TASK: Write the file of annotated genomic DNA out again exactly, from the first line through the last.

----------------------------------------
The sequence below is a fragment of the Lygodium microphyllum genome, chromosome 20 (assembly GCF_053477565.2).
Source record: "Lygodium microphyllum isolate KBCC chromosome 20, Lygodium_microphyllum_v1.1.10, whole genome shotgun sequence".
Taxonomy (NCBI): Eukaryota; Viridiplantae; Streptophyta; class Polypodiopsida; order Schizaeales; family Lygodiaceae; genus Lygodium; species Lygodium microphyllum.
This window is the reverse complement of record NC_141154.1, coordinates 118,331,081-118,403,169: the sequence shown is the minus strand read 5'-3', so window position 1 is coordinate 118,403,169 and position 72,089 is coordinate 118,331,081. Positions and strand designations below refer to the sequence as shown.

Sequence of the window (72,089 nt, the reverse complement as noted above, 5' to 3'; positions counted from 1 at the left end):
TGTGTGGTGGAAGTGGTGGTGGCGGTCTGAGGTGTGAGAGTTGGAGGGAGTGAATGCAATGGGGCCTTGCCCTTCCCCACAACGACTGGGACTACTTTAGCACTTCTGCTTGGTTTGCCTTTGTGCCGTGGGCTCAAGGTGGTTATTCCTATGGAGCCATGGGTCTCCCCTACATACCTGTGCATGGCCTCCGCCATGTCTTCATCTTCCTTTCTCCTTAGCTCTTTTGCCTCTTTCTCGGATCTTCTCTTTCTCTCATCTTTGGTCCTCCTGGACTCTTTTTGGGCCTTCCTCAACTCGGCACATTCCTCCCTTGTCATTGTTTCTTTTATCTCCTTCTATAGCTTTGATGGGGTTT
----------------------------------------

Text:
The sequence below is a fragment of the Lygodium microphyllum genome, chromosome 20 (assembly GCF_053477565.2).
Source record: "Lygodium microphyllum isolate KBCC chromosome 20, Lygodium_microphyllum_v1.1.10, whole genome shotgun sequence".
Taxonomy (NCBI): Eukaryota; Viridiplantae; Streptophyta; class Polypodiopsida; order Schizaeales; family Lygodiaceae; genus Lygodium; species Lygodium microphyllum.
This window is the reverse complement of record NC_141154.1, coordinates 118,331,081-118,403,169: the sequence shown is the minus strand read 5'-3', so window position 1 is coordinate 118,403,169 and position 72,089 is coordinate 118,331,081. Positions and strand designations below refer to the sequence as shown.

Sequence of the window (72,089 nt, the reverse complement as noted above, 5' to 3'; positions counted from 1 at the left end):
TGTGTGGTGGAAGTGGTGGTGGCGGTCTGAGGTGTGAGAGTTGGAGGGAGTGAATGCAATGGGGCCTTGCCCTTCCCCACAACGACTGGGACTACTTTAGCACTTCTGCTTGGTTTGCCTTTGTGCCGTGGGCTCAAGGTGGTTATTCCTATGGAGCCATGGGTCTCCCCTACATACCTGTGCATGGCCTCCGCCATGTCTTCATCTTCCTTTCTCCTTAGCTCTTTTGCCTCTTTCTCGGATCTTCTCTTTCTCTCATCTTTGGTCCTCCTGGACTCTTTTTGGGCCTTCCTCAACTCGGCACATTCCTCCCTTGTCATTGTTTCTTTTATCTCCTTCTATAGCTTTGATGGGGTTT